Diane Foy:                        Cool. I’m going to come see them on Friday.

Travis Knights:

Yes, yes. Let me know. Let me know. I’m going to meet you afterwards. I promise I’ll bring a towel and I’ll be somewhat decent.

Diane Foy:

So what advice would you have for someone that comes to see the show on Friday and wants to do what you do? Who has that moment that you had with Gregory Hines with you?

Travis Knights:                    Oh, wow. With me?

Diane Foy:

Someone sees you dancing like that and goes, I want to do that.

Travis Knights:

It’s the same. It’s the same thing for everyone. Everyone’s on a very specific journey and they shouldn’t. You should, you should honor that. Don’t try to be like anything. Anybody else. That’s the great thing about tap dance is if you look like someone, it’s not, it’s not a good thing. It’s a very, a stylistic dance and everybody has their own specific style and that is something that is celebrated in tap dance. And I think it’s also celebrated in much of life, believe it or not. And so whatever your journey is, get to know it. And the more you brush up with it, the more you’ll understand what that journey is and keep on pursuing it and stay true to yourself and stay the course, stay the course, stay the course. I feel like a lot of people tend to give up right before the miracle happens. Right. And I’m talking as someone who’s had the privilege of having your goals happen almost, almost immediately after I started tap dancing. But I was just, I was lucky that way.

Diane Foy:                             Yeah. Not everyone gets that, but.

Travis Knights:         39:19

Exactly. Yeah. But it, but if you have a passion and you know it’s a passion, you already have a leg up over a lot of different people who don’t even know what that, what that is. And so I think it’s, I actually think it’s your responsibility. I’m using that word, responsibility to, to honor that passion and follow it wherever it leads because there’s more going on than, than just your just your input. Just your insecurity, just your relationship to whatever the thing is. You have the potential to influence people around you in a way that can save lives, that can improve lives, that can change the world in a way that we desperately need these days. So I’d say it’s our responsibility. If you know that you have passion for something, it’s your responsibility to pursue it, as, as wisely and as smartly as possible. Don’t, don’t be ridiculous and just drop everything that you’re doing and that to suit the thing without, without having a plan, but be responsible about it and be smart about it. And I, and I do believe in Him. I do believe in miracles, do believe in abundance. And I’ll tell you, I meet a lot of people, I believe in people too.

Diane Foy:

I love that. That’s, I think I even say something similar in my bio I ended with, you know, as creative artists, you have the ability to change lives with your talent. And then I say like, you know, my mission is to help you achieve that with what it is that I do. So, right. Yeah. Like performing artists, artists, it’s like, it inspires the world.

Travis Knights:

Can I go before, before we sign out, can I give you an example of, well, I’m talking about?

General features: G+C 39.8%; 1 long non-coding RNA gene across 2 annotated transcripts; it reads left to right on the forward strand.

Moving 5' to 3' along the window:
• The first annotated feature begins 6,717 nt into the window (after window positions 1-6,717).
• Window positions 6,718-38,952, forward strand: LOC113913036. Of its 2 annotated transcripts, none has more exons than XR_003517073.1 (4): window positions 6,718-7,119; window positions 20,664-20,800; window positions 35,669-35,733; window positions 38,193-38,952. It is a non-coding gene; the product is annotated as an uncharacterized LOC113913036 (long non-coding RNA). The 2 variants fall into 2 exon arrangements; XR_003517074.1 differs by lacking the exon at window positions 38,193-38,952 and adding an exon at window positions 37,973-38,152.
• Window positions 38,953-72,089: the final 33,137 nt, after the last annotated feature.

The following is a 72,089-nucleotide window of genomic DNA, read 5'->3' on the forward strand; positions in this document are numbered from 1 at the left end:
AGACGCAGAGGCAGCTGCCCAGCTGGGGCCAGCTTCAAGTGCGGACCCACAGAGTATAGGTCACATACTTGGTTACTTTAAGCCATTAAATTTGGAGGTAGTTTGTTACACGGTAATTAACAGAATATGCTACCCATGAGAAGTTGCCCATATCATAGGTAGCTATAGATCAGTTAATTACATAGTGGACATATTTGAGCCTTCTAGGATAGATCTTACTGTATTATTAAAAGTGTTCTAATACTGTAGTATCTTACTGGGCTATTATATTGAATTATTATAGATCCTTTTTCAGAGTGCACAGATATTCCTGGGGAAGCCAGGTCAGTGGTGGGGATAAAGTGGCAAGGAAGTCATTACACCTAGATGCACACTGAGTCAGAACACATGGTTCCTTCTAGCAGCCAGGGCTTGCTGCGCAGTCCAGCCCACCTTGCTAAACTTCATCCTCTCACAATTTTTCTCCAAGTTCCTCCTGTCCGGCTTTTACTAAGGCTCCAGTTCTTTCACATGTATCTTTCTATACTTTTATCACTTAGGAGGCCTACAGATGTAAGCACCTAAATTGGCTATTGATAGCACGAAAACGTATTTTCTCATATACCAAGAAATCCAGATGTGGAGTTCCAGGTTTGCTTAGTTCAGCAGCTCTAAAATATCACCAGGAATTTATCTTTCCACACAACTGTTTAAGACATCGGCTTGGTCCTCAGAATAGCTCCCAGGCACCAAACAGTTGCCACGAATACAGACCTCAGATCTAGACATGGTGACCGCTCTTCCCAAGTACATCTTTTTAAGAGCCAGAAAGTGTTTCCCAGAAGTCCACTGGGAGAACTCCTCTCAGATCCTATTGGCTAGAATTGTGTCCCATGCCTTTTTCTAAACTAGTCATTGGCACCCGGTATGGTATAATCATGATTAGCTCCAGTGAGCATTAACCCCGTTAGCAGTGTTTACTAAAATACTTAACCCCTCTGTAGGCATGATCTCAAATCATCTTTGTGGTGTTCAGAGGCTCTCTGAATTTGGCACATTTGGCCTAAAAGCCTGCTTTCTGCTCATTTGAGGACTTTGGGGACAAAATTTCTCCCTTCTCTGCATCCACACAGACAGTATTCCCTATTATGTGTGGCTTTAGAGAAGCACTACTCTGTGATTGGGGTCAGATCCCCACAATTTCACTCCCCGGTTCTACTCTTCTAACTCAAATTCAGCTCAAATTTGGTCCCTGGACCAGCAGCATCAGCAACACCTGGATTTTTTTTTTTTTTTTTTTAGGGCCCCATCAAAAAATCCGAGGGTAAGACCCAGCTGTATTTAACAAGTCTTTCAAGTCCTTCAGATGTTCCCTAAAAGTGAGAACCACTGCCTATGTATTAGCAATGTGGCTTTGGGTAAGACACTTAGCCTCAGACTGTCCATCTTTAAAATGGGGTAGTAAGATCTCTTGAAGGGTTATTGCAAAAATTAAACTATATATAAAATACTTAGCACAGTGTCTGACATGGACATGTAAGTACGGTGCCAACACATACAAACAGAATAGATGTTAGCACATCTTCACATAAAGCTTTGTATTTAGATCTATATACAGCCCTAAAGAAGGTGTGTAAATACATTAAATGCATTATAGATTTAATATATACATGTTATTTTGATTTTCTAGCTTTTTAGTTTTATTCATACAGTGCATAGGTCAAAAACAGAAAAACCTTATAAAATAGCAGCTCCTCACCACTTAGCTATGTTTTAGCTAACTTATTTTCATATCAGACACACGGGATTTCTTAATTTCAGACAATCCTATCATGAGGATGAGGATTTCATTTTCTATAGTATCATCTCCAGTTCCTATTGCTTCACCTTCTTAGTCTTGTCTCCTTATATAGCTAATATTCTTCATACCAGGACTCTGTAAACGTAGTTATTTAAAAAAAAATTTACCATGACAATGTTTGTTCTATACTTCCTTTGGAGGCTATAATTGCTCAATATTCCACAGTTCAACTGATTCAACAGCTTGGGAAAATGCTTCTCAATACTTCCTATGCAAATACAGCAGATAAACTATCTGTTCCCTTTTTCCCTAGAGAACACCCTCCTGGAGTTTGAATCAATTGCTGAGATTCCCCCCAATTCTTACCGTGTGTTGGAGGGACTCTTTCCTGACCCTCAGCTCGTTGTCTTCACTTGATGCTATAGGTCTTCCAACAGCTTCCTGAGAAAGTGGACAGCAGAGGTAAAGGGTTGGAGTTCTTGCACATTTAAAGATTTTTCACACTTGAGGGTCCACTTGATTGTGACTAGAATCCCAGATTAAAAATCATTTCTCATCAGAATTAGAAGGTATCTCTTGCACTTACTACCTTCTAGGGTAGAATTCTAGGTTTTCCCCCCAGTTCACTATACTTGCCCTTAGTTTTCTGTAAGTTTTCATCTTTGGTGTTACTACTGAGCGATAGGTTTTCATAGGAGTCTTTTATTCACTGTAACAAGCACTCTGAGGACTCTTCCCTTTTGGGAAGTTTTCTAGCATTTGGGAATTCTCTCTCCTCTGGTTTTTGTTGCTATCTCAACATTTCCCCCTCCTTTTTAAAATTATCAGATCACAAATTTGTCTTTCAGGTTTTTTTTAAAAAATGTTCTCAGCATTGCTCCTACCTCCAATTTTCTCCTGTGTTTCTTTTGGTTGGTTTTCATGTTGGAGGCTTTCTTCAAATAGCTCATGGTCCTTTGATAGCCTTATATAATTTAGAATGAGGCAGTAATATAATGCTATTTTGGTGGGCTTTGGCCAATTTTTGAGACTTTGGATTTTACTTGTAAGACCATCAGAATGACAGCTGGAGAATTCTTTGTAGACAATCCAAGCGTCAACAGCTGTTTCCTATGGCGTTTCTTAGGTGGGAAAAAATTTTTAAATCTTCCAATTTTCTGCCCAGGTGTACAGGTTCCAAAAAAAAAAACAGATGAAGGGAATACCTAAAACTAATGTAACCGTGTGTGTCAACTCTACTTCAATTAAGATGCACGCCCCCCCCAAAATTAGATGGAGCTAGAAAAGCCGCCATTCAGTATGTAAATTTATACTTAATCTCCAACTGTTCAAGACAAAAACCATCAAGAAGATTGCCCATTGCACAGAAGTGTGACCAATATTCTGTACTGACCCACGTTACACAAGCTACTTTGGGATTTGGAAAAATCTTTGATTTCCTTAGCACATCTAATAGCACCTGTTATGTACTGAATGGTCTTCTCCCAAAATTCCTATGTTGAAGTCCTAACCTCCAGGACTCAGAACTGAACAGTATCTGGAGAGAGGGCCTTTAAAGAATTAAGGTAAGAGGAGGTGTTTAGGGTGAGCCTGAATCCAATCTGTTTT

Diane Foy:                           For sure.

Travis Knights:

So, I’m a black male and I have a very specific relationship to tap dance relative to my identity. My, my teacher is from Harlem, New York, a black woman. And so another layer of why I took the tap dance so hard is because she was giving me a sense of history that I wasn’t getting from Canadian cultural sense of history that I wasn’t getting from school. Quite frankly. I was learning about these, these figures, these giants in the dancing, these giants in jazz, these giants in film and television that were black. And it was, it was, it gave me a sense of self that, that, that, that, that made the ground underneath me firm, okay. So now that I’m in this, I call this the age of influence, right? 35, I, I have enough under my belt and knowledge under my belt to weigh. Now I want to make things in regards to what I make as, as a, as a performing artist, I do feel that sense of responsibility to be a storyteller, a specifically a black storyteller. In an age where there’s, there’s a real, I feel like for the first time in my life, there’s a real interest in, in different diverse voices. And so if I choose to and it’s there, the option is there and the option is there for me to go into my whole, it’s, it’s, it’s like this, there’s this fear that I have in me that is alive and well let’s put it that way. I, if I choose to do that, if I choose to not meet my responsibilities as a person who’s been lucky enough to pursue this dance, pursue this life, have wonderful opportunities, if I choose to squander that, I, I do believe that the world will be deficient for it. Less for it. I feel like I have to, I have no choice but to, do my job as best that I can. and I feel like that is the case for everyone if they choose to see their there, their interactions, as, as a kind of responsibility, I think. I think anyone has a kind of responsibility to themselves and each other.

Diane Foy:

Yeah. That’s amazing. And, and to follow it and to do it and not give up in the hard times, it’s amazing. Exactly. Exactly.

Travis Knights:

Exactly. Because there’s no choice. They had them try to help me, help me.

Diane Foy:          42:40

Well, I usually ask what is your why? But I think this whole thing has been your why. I already know your why. Cool. So where can people find you online?

Travis Knights:

Oh yeah. I’m on, I’m on Facebook. I’m on Instagram. TK Experience. I’ve done Instagram. I have a website and travisknights.com. check out the podcast, that’s The Tap Love Tour. It’s on iTunes and Spotify and Soundcloud and Stitching it Up. Yeah, wherever you get, you get your podcasts. I’m all over the place. I make sure if you do fall, you know, listen, make sure to give a nice robust five star review to Sing Dance, Act, Thrive podcast.

Diane Foy:                              Yes.

Travis Knights:                     And while you’re at it, do the same type Tap Love Tour podcast. I think that helps. It really does help.

Diane Foy:                       I have no reviews yet.

Travis Knights:             No oh, we’ll change that today. Take that today. Get it together. Listen.

Diane Foy:                        Somebody, anyone review. We are on episode 22.

Travis Knights:                Oh Nice. Nice. Good on you. Good on Ya. How’s it been so far?

Diane Foy:

It’s great. It’s been an amazing, like it’s just more opportunities to talk to people like you and, and be inspired by other creatives. That’s the part I love. I love the interview part. So, cool. That’s all I got for you.

Travis Knights:                  All right, well thank you. Thank you for your time.

Diane Foy:

Thank you. That was such a great conversation and I look forward to seeing the show on Friday and seeing him perform live.